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I've seen the following sort of blurb on a lot of milk products, saying:

"Our pledge: Milk comes from cows not treated with the rBST growth hormone"

If they indicate this, does that mean there's some sort of downside with treating a cow with recombinant bovine somatotropin (rBST) growth hormones? Are there any reported instances where non-rBST treated cow's milk are better than rBST treated cow's milk?

  • 3
    It actually says (at least in California) on the milk carton that there is no difference between milk from cows treated and not treated with rBST. – Avi Apr 8 '13 at 4:40
  • It would be better if you could directly quote from one or two products, or even better if you could point to claims on their web-site. The quote, at the moment, doesn't claim any health difference. (e.g. consider the advertising of free-range eggs - generally, there are no claims that free-range eggs are healthier, just that they are more ethical.) – Oddthinking Apr 8 '13 at 4:41
  • @Avi No it doesn't. The FDA-suggested disclaimer is “No significant difference has been shown between milk derived from rbST-treated and non-rbST-treated cows". FYI in 2008, in Ohio case International Dairy Foods Association v. Boggs, the 6th Circuit disagreed, citing increased levels of the hormone IGF-1, a period of milk with lower nutritional quality during each lactation, and increased somatic cell counts (goes sour more quickly). – smci Jul 9 '18 at 0:48
  • The US FDA is not the only regulatory agency, and rBGH milk is essentially banned in Canada, Japan, the entire EU, Australia and New Zealand. Canadian scientists said the US FDA approval was a facade – smci Jul 9 '18 at 1:00
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From calsunshine.com:

The United States Department of Agriculture (USDA) determined that because rBST is a species-specific growth hormone, milk from rBST treated cows is identical to that of cows not injected with the hormone.

However, the US Court of Appeals for the 6th Circuit has held in Int’l Dairy Foods Ass’n et al. v. Boggs (pp. 9-10):

[A] compositional difference does exist between milk from untreated cows and conventional milk.

[...]

As detailed by the amici parties seeking to strike down the Rule, the use of rbST in milk production has been shown to elevate the levels of insulin-like growth factor 1 (IGF-1), a naturally-occurring hormone that in high levels is linked to several types of cancers, among other things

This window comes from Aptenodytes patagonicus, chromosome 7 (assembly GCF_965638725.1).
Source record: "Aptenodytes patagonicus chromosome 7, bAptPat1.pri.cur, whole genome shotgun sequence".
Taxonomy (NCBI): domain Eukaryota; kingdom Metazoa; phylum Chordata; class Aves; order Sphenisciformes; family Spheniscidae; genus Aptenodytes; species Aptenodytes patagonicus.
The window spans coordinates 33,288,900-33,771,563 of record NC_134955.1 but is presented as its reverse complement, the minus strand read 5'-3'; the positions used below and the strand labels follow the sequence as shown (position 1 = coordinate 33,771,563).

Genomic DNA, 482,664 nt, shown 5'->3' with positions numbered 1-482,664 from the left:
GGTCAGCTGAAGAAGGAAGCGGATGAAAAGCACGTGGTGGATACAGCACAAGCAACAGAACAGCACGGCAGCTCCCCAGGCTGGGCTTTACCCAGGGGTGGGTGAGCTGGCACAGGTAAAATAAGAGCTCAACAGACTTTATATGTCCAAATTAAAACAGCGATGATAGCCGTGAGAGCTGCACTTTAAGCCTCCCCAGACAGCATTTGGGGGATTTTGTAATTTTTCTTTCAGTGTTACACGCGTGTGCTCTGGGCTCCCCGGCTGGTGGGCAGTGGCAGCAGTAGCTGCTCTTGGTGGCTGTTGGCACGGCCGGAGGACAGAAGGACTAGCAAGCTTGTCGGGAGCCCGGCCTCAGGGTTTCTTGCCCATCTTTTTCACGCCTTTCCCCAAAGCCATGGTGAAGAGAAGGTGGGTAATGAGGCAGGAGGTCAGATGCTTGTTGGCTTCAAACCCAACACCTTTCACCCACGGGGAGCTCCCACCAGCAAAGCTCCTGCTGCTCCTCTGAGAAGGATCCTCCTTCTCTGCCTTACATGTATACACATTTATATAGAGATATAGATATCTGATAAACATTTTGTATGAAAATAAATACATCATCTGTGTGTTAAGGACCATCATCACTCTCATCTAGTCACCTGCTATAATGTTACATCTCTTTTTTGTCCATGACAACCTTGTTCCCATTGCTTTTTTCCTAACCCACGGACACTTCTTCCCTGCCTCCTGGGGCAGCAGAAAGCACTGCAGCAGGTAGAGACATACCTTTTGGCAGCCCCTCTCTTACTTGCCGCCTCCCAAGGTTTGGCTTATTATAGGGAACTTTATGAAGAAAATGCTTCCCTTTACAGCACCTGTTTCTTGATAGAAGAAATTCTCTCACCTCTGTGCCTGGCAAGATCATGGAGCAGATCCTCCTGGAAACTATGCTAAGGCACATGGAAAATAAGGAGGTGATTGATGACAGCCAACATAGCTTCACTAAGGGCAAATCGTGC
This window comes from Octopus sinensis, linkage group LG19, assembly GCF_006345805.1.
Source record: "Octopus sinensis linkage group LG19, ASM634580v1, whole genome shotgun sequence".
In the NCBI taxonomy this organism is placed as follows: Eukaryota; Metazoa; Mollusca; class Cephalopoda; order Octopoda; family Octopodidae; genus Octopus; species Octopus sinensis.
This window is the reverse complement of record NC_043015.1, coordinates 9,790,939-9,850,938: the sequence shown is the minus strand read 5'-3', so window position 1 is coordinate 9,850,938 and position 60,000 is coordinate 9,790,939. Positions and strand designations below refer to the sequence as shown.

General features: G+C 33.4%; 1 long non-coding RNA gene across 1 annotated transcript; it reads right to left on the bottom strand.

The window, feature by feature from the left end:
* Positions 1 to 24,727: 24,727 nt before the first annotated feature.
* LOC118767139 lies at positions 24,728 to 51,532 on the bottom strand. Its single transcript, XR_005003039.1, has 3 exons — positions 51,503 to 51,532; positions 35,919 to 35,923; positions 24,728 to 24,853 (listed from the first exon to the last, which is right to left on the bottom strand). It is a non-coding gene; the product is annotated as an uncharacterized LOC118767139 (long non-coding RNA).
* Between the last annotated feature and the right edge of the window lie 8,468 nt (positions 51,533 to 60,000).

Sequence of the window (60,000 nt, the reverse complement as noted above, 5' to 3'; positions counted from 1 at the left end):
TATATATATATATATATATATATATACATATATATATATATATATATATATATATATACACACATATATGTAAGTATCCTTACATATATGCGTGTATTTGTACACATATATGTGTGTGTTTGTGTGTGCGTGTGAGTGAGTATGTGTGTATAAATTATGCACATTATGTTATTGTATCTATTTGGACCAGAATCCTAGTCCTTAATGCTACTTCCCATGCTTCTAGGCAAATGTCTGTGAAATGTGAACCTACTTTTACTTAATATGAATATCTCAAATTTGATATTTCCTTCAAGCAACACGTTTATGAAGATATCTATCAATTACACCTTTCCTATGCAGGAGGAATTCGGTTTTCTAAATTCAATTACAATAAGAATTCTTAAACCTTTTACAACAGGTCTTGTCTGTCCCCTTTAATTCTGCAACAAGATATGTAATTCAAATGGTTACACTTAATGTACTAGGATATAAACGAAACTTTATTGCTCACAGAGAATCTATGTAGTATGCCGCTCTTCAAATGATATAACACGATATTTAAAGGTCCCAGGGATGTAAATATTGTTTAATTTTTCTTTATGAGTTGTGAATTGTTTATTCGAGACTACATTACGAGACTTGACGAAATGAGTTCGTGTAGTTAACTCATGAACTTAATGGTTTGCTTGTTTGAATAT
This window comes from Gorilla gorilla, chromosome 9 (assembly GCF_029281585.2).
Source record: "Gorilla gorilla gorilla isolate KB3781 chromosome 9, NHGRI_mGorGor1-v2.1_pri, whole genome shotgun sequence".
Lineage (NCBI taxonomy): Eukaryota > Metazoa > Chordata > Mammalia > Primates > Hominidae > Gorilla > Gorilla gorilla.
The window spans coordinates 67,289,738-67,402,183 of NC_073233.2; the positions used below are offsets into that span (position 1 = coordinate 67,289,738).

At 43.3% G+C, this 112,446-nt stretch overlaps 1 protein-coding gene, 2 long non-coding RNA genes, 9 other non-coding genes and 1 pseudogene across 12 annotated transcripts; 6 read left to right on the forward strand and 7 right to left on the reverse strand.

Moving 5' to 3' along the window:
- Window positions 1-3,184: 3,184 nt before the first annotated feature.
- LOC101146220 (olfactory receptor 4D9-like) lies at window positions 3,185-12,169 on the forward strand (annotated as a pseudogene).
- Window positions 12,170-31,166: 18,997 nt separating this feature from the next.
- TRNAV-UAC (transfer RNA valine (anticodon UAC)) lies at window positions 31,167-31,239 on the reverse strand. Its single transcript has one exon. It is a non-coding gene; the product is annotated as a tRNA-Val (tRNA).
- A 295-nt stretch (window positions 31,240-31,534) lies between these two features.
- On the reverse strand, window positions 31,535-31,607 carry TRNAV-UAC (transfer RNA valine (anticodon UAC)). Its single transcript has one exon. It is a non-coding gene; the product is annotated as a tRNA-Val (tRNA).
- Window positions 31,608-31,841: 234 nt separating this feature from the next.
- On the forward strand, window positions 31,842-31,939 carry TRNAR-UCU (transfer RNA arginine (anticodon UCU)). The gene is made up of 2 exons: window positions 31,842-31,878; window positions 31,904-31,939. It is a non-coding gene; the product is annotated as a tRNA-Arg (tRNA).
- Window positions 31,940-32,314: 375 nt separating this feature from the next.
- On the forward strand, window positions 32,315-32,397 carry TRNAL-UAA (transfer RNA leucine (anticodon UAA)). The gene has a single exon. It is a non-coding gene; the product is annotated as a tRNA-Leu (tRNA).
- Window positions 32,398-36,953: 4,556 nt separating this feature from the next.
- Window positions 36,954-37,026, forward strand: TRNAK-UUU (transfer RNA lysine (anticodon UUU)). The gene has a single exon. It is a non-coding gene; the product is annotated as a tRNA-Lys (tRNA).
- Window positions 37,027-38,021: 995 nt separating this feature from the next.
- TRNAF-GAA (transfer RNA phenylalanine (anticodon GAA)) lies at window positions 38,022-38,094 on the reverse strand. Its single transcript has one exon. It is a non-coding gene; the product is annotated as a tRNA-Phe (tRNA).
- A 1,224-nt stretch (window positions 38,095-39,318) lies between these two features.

[...]

According to these studies, milk produced during this stage is considered to be low quality due to its increased fat content and its decreased level of proteins. The amici further note that milk from treated cows contains higher somatic cell counts, which makes the milk turn sour more quickly and is another indicator of poor milk quality. This evidence precludes us from agreeing with the district court’s conclusion that there is no compositional difference between the two types of milk.

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    Yes, but this has been challenged by the Appeals court. Courts aren't a great place to resolve science, but there is more to it that just one line about the USDA. – Oddthinking Apr 8 '13 at 5:01
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tl;dr There are differences, but none which ought to have or have been shown to have a meaningful impact on health.

Relatively current research indicates that fatty acid composition varies a small amount between cows treated with rBST and those that are not (and note that this study was on produced milk, so other practices that correlate with rBST usage may actually be causal). The differences are of a few percentage points at most, and are quite unlikely to be significant factors in health. A broader look at various compounds found very little difference in practice between the composition of milk (on average) from sources that used rBST and those that did not.

Also, most of the rBST itself that made it into the milk is destroyed during pasteurization.

So the answer is tentatively "yes there are detectable differences, but not any that ought to impact health".

Note however that rBST causes health complications in cows. So you might want to avoid rBST milk because you prefer not to obtain milk from cows that are even less comfortable than normal, but it is probably not rational to avoid it for health reasons unless you habitually alter behavior to avoid even low-risk events.

  • I believe the "health complications" bit is considered notable because some of those complications lead to increased use of things like anti-biotics. So while the rBST does not effect the milk, in isolation by itself, the claim would be that its use causes other substances to be used that might not be, otherwise. – PoloHoleSet Jun 20 '17 at 19:27

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